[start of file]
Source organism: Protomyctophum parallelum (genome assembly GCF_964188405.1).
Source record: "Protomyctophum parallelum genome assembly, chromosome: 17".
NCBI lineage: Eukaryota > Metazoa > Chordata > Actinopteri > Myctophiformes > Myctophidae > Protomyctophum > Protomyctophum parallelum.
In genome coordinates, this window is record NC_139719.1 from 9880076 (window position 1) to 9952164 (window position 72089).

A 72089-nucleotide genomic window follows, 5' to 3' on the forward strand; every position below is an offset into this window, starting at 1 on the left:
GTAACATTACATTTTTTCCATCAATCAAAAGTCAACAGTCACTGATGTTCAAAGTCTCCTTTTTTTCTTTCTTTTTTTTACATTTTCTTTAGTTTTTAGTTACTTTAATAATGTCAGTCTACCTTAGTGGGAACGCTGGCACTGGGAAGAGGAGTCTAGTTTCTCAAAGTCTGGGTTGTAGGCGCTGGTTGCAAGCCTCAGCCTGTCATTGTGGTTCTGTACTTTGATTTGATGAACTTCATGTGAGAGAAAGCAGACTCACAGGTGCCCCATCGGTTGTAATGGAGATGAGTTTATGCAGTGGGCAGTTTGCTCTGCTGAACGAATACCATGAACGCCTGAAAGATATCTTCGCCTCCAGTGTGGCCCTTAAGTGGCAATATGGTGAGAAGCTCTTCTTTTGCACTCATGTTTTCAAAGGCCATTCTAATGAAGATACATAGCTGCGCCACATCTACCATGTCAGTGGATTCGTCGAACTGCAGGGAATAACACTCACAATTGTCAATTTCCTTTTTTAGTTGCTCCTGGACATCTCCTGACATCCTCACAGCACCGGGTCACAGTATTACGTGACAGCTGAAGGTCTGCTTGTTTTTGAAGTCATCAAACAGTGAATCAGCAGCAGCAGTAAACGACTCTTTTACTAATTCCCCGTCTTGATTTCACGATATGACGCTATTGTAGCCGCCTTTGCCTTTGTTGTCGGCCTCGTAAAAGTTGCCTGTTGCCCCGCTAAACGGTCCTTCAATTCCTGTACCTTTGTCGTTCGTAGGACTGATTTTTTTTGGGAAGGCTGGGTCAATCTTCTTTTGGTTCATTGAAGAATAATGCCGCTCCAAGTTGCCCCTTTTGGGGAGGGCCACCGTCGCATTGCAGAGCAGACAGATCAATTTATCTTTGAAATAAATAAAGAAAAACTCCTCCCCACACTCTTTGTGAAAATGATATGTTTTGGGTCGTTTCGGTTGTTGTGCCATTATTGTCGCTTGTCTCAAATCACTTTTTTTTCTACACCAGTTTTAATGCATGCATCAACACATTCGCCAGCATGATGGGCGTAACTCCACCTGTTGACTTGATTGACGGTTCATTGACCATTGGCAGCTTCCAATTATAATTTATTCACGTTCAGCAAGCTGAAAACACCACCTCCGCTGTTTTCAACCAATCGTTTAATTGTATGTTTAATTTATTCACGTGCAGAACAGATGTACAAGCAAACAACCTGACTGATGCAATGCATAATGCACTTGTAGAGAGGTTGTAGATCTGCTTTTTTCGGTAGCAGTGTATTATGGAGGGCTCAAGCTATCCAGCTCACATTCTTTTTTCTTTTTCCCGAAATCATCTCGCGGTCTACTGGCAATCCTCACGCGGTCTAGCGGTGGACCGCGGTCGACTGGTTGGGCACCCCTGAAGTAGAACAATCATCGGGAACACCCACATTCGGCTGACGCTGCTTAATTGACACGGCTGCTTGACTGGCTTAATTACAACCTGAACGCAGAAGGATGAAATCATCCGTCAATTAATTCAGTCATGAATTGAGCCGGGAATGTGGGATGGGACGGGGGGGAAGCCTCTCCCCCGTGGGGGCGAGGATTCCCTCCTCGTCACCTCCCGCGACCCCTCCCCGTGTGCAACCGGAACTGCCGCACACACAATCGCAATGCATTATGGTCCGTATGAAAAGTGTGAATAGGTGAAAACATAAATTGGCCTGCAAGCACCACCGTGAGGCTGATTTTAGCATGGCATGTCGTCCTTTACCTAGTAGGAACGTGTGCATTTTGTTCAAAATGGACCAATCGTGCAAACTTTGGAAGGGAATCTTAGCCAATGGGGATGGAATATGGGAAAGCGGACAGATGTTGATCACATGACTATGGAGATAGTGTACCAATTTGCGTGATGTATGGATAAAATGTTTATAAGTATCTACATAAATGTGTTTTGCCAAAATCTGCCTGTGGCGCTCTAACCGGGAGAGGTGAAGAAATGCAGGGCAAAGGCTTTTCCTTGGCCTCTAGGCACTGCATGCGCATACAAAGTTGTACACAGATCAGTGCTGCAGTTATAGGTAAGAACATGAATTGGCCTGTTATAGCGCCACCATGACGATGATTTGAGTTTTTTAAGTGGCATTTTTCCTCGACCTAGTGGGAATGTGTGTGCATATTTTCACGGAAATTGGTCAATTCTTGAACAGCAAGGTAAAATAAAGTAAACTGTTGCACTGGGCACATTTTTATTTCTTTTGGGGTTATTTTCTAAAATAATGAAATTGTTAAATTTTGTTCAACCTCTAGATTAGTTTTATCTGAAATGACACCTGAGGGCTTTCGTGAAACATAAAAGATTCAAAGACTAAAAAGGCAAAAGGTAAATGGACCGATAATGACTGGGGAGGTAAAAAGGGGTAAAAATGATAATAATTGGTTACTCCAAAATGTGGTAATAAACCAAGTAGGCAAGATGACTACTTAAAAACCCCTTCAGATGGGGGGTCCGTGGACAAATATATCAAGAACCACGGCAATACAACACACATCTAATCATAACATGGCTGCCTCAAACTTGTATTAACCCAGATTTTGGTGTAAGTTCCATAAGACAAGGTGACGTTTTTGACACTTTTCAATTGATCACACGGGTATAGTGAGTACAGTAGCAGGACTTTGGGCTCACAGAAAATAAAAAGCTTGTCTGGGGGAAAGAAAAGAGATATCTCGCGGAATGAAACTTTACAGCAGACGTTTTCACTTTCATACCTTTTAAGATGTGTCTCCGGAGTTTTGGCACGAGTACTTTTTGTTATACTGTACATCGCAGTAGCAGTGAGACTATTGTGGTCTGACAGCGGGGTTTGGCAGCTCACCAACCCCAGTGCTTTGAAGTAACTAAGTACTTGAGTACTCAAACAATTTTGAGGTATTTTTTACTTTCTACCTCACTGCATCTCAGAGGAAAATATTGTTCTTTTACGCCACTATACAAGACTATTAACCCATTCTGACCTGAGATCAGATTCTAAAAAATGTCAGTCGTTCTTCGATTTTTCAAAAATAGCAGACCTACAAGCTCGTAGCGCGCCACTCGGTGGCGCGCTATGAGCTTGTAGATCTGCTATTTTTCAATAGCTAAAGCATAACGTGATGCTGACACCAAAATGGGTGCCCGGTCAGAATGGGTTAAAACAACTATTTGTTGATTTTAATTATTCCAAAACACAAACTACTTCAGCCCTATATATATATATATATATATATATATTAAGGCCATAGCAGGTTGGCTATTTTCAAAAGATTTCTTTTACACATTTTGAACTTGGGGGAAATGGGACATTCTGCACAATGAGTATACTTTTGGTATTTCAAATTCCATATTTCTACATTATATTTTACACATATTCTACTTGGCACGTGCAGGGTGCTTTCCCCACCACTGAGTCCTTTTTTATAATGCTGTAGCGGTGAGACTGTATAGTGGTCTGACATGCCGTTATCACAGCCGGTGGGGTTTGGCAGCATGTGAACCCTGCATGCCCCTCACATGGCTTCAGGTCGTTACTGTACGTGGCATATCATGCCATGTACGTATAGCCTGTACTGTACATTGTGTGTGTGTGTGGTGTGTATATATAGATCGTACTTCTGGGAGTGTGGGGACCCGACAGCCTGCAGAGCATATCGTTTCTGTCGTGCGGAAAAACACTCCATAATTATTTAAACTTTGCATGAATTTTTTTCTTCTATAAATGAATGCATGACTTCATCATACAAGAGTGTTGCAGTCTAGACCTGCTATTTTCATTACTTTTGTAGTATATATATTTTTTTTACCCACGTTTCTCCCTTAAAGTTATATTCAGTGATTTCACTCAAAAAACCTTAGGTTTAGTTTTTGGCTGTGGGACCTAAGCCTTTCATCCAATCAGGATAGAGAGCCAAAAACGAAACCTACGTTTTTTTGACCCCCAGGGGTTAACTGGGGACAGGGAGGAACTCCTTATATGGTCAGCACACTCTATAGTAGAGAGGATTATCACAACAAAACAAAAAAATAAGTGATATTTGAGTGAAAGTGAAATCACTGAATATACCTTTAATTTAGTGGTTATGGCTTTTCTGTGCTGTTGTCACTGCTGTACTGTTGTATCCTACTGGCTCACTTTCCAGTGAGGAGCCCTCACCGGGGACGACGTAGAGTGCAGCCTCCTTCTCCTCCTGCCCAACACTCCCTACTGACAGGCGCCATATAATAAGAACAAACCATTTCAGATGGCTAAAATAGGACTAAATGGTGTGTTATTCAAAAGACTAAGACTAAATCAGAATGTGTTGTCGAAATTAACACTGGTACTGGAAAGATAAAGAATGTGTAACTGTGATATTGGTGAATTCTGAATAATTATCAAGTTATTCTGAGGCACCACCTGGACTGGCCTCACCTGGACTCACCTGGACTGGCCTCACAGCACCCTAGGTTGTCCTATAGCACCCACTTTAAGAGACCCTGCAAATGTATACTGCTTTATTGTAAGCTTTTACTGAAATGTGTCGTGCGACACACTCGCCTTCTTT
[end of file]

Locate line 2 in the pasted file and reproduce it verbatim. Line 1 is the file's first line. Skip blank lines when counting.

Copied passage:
Source record: "Protomyctophum parallelum genome assembly, chromosome: 17".